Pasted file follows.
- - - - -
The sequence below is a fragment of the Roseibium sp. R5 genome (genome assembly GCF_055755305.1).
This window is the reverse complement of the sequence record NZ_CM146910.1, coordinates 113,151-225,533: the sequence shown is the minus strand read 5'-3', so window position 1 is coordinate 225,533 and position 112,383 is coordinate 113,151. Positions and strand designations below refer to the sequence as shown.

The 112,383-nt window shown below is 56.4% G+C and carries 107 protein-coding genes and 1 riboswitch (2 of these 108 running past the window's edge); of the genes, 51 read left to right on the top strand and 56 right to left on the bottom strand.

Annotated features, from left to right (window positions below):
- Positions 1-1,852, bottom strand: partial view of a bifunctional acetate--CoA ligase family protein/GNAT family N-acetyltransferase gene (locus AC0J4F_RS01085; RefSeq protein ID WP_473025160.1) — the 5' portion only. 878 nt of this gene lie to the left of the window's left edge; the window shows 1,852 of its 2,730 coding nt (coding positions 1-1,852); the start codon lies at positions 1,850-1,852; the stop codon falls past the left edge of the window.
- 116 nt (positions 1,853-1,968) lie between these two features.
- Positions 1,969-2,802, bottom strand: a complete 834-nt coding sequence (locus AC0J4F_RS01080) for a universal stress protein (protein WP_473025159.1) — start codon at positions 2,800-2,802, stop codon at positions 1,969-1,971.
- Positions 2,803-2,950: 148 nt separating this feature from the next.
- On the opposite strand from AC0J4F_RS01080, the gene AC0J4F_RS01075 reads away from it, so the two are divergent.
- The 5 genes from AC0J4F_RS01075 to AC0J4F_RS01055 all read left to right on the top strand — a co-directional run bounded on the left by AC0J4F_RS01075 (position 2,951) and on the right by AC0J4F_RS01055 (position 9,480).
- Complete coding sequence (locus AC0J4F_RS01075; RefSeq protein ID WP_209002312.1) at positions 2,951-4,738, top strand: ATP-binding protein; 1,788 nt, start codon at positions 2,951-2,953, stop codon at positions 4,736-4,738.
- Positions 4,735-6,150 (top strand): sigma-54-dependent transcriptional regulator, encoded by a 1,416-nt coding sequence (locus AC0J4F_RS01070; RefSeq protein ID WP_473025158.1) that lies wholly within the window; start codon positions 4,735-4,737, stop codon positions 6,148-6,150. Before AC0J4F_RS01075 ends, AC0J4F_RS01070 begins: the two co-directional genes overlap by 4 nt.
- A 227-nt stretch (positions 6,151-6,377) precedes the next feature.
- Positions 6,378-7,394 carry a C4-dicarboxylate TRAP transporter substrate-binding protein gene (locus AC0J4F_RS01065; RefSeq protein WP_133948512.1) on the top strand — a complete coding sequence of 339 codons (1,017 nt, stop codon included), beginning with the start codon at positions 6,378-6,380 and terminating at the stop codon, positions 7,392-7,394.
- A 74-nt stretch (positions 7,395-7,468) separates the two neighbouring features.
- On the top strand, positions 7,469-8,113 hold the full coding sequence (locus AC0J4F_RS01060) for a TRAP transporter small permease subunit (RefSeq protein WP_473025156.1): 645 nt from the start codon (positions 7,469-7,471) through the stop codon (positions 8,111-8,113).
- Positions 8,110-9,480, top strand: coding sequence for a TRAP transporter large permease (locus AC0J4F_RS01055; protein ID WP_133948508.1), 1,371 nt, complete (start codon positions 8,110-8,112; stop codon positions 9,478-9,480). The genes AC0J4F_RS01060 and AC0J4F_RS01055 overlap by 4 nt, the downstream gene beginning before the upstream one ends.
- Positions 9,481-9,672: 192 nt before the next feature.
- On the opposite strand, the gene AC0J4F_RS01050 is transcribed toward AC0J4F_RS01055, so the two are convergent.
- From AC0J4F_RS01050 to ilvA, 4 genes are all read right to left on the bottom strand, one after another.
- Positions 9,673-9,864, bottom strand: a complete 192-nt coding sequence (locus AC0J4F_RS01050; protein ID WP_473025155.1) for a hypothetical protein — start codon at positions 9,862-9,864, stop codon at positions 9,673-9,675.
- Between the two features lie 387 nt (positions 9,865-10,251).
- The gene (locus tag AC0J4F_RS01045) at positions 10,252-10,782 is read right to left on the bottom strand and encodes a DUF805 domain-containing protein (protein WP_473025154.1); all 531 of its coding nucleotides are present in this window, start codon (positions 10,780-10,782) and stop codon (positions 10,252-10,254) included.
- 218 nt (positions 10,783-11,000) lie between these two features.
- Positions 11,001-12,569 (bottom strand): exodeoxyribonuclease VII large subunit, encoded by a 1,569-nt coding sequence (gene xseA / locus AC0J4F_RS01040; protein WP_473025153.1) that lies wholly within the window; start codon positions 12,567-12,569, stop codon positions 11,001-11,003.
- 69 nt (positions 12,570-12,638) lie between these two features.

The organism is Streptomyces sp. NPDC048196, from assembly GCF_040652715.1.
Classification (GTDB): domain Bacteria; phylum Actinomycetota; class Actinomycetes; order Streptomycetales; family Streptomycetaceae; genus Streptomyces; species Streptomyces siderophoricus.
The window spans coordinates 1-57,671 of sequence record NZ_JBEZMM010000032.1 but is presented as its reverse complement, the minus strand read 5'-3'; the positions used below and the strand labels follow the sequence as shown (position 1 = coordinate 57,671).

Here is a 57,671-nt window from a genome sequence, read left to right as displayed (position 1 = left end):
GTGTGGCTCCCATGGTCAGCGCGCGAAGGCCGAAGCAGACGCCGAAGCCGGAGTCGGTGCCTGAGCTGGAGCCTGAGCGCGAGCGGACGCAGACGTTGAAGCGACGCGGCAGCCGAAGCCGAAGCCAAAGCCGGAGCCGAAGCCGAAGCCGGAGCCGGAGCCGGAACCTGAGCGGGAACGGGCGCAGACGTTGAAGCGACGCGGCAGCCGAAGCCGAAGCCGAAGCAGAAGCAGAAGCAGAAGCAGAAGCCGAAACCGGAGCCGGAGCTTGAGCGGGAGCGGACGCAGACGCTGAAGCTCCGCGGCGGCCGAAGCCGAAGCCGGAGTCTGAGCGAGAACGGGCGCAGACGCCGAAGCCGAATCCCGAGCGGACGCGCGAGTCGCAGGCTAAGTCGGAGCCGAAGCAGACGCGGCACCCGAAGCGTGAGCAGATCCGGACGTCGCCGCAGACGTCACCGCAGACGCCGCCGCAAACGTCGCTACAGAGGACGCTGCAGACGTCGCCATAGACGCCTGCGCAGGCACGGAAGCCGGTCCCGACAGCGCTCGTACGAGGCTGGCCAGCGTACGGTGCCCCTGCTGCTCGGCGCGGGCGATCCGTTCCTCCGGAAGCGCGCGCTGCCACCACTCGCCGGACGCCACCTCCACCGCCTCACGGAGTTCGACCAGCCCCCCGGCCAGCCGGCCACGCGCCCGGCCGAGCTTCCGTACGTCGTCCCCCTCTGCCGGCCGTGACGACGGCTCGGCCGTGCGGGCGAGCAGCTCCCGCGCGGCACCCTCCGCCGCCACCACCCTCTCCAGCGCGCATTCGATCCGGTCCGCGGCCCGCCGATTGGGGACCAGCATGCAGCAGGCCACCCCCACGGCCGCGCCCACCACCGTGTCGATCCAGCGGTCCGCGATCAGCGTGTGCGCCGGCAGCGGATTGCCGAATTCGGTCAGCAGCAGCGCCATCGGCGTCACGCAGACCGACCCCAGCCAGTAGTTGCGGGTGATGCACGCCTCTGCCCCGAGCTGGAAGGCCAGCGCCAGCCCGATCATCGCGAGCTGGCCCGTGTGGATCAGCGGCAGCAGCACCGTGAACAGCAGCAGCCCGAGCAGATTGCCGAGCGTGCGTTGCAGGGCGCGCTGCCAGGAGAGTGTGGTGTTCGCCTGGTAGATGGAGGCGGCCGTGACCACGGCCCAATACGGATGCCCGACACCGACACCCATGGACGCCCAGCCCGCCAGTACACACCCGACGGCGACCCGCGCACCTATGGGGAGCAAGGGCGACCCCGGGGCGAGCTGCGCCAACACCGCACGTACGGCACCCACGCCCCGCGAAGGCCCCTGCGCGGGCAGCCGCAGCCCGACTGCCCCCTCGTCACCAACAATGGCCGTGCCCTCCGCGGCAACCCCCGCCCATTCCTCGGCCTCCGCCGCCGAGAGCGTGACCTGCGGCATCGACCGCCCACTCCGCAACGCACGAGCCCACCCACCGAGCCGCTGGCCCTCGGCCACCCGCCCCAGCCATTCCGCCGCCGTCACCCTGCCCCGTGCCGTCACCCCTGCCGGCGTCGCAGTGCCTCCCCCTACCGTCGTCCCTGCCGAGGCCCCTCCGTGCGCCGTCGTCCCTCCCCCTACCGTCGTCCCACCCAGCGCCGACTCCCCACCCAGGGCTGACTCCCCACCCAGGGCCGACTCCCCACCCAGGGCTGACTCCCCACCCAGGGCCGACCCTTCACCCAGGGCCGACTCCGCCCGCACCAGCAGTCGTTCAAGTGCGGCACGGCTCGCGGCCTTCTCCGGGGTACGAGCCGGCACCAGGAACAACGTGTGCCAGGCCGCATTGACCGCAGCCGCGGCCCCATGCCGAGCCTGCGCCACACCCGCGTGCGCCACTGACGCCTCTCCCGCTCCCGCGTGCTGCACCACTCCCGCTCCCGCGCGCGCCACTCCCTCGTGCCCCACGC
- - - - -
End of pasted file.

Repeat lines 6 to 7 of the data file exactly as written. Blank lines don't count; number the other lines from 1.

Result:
- 116 nt (positions 1,853-1,968) lie between these two features.
- Positions 1,969-2,802, bottom strand: a complete 834-nt coding sequence (locus AC0J4F_RS01080) for a universal stress protein (protein WP_473025159.1) — start codon at positions 2,800-2,802, stop codon at positions 1,969-1,971.